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December 17, 2021

2021 Big Data Year in Review: Part 1

(marekuliasz/Shutterstock)

It’s mid-December, and the news has started to slow. As presents start to gather under the tree and the calendar approaches 2022, it’s worth taking a look back on the year that was 2021.

The battle raged on between data warehouses and data lakes. Old school analytics professionals prefer the predictable performance and relative order of a data warehouse, in particular those running on the cloud, which a 2020 IDG survey found was favored by 77% of decision makers. A new generation of ETL vendors, such as Fivetran and Matillion, are rising up to support these cloud data warehouses, and even Teradata hit a two-year high in stock value.

However, a new generation of data pros say S3-compatible object stores (or even–gasp!–Hadoop!) provide everything you need. Presto vendors, such as Ahana and Varada, as well as Starburst (Trino) and Dremio support data lakes as well.

There are also those who support data lakehouses, which blend the benefits of both approaches, and which is a favored approach for Databricks. While Gartner says 90% of data lakes eventually fail, others look to automation as a way to avoid quagmires. Gartner was also kind enough to throw us a life preserver and share their data lake tips.

Did We Mention Unicorns?

2021 had unicorns galore. Dremio hit the $1 billion valuation with a $135 million with a Series D round in early January. Not to be outdone, Starburst announced a $100 million at a $1.2 billion valuation the same day, leading the way among the Presto (and Trino) vendors. Cockroach brought in a $160 million Series E round in January at a $2 billion valuation, making it a database unicorn.

Lakehouse purveyor Databricks brought home a cool $1 billion in a late stage round in February at a $28 billion valuation. Then in August, it completed a $1.6 billion Series H at a $38 billion valuation. In December, it became more clear what the company intends to do with all that money when it launched Databricks Ventures.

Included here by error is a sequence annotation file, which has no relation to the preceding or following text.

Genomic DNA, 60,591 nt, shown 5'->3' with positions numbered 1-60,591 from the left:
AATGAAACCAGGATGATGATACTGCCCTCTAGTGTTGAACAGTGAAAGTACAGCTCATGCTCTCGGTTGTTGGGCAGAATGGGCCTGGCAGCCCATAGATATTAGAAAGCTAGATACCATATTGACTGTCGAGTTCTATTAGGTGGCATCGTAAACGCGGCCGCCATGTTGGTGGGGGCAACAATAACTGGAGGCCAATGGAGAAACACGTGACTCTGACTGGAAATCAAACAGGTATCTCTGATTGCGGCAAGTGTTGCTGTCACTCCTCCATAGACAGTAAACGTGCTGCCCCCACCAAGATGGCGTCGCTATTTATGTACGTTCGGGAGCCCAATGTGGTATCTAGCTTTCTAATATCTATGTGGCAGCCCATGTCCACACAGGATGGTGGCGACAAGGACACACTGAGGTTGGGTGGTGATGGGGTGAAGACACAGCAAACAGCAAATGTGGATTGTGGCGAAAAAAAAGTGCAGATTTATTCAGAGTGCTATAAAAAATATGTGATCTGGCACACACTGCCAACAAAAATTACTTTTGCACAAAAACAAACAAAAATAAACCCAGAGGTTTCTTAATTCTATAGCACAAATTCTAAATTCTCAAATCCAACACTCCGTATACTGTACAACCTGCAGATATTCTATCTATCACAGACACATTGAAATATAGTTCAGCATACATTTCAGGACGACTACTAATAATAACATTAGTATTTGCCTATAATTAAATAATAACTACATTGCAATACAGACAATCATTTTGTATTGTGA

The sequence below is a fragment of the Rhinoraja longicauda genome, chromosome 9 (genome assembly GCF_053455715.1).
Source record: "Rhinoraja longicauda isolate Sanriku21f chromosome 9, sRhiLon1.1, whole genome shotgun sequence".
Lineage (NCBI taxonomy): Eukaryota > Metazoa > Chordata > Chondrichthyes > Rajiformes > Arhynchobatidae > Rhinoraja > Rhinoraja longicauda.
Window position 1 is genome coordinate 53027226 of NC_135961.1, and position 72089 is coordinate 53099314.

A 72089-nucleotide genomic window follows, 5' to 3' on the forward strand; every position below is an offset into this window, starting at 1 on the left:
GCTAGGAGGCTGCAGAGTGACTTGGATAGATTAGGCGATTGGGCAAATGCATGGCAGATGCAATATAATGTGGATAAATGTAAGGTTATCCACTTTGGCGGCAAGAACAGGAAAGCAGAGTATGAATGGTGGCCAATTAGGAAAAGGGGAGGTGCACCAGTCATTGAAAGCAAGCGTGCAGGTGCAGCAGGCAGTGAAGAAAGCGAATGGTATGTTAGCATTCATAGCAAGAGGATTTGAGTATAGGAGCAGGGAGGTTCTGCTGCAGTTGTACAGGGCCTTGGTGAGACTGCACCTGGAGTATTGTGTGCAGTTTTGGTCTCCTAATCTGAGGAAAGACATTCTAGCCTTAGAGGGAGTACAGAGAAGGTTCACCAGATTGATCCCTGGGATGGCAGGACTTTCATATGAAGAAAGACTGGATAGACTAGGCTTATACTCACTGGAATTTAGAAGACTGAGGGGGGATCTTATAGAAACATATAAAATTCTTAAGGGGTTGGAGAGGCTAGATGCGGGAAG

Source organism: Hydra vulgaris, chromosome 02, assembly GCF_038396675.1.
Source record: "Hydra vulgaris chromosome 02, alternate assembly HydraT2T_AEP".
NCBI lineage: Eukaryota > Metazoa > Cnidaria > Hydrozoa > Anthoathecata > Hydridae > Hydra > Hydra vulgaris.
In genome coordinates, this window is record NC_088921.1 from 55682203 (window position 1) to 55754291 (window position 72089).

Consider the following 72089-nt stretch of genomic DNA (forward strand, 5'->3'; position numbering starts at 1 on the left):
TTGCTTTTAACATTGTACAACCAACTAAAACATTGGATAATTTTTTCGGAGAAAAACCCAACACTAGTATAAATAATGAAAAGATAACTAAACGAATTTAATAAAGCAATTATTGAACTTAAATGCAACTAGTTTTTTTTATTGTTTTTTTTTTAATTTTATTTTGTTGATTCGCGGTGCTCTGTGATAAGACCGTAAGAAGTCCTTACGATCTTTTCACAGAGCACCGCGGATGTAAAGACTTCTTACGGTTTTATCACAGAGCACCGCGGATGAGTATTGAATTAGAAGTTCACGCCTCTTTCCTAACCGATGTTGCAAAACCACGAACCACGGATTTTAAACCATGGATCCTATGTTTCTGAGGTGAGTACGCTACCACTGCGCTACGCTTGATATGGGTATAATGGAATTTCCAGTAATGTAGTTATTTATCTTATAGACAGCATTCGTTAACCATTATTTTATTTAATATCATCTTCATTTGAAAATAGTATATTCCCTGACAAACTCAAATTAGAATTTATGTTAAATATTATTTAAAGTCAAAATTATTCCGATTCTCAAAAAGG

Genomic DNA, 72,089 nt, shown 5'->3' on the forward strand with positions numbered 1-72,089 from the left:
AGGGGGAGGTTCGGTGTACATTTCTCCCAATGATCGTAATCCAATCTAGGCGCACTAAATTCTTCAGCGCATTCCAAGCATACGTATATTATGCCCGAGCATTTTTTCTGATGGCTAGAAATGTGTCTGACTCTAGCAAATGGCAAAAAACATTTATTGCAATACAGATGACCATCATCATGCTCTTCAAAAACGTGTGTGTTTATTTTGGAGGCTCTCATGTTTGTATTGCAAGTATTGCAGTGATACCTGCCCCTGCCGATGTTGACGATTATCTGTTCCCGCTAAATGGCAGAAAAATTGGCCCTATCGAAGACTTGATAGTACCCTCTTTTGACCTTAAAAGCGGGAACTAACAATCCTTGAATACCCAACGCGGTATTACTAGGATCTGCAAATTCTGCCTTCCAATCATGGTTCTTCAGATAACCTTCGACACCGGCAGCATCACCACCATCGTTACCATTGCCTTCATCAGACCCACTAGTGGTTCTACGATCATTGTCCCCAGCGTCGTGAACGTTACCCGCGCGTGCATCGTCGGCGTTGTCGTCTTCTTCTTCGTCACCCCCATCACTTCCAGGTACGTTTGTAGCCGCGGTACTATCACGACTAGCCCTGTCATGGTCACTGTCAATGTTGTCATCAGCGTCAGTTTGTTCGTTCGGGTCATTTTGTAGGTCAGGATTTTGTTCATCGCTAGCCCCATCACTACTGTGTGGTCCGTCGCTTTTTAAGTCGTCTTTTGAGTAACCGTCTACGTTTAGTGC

Unicorns abounded in big data this year (Sergey_T/Shutterstock)

We don’t know if tigers like unicorns, but TigerGraph brought in $105 million in a Series C round in February, the same month that ETL vendor Matillion announced $100 million; it would raise another $150 million later in the year at a valuation of $1.5 billion, making it an honest-to-goodness unicorn.

Yugabyte, the distributed SQL database vendor, had a $48 million round in March (but it’s not a unicorn). NoSQL database vendor Redis achieved unicorn-hood in April with a $110-million round at a $2 billion valuation. Alation cataloged a $110 million Series D round at a $1.2 valuation in April, putting it in unicorn status.

In June, Fishtown Analytics changed its name to dbt Labs and completed a $150-million Series C round at a $1.5 billion valuation. This month, the company was reportedly in the midst of a Series D round at a $6 billion valuation.

Neo4j, the oldest and largest graph database vendor, reached double unicorn status in June with a $325 million round of funding that values the company at $2 billion. Collibra completed a Series F round of funding worth $112.5 million in April, at a $2.3 billion valuation, the followed that up in November with a Series G round of funding worth $250 million at a $5.25 billion valuation.

DataRobot solidified its presence in the AutoML market with two moves in late July: completing a $300 million Series G round in August at a $6.3 billion valuation, and nabbing MLOps software provider Algorithmia at the same time. Not to be outdone, its competitor Dataiku hauled in $400 million in a Series E round at a $4.6 billion valuation in early August, giving it more capital to grow its machine learning and analytics business.

In September, Fivetran raised $565 million in a Series C round with a $5.6 billion valuation, then turned around and nabbed change data capture (CDC) vendor HVR Software for $700 million the same day. SingleStore also raked in $80 million that month at a $940 million valuation, putting it on the cusp of unicorn-hood, while Sisu Data brought in $62 million.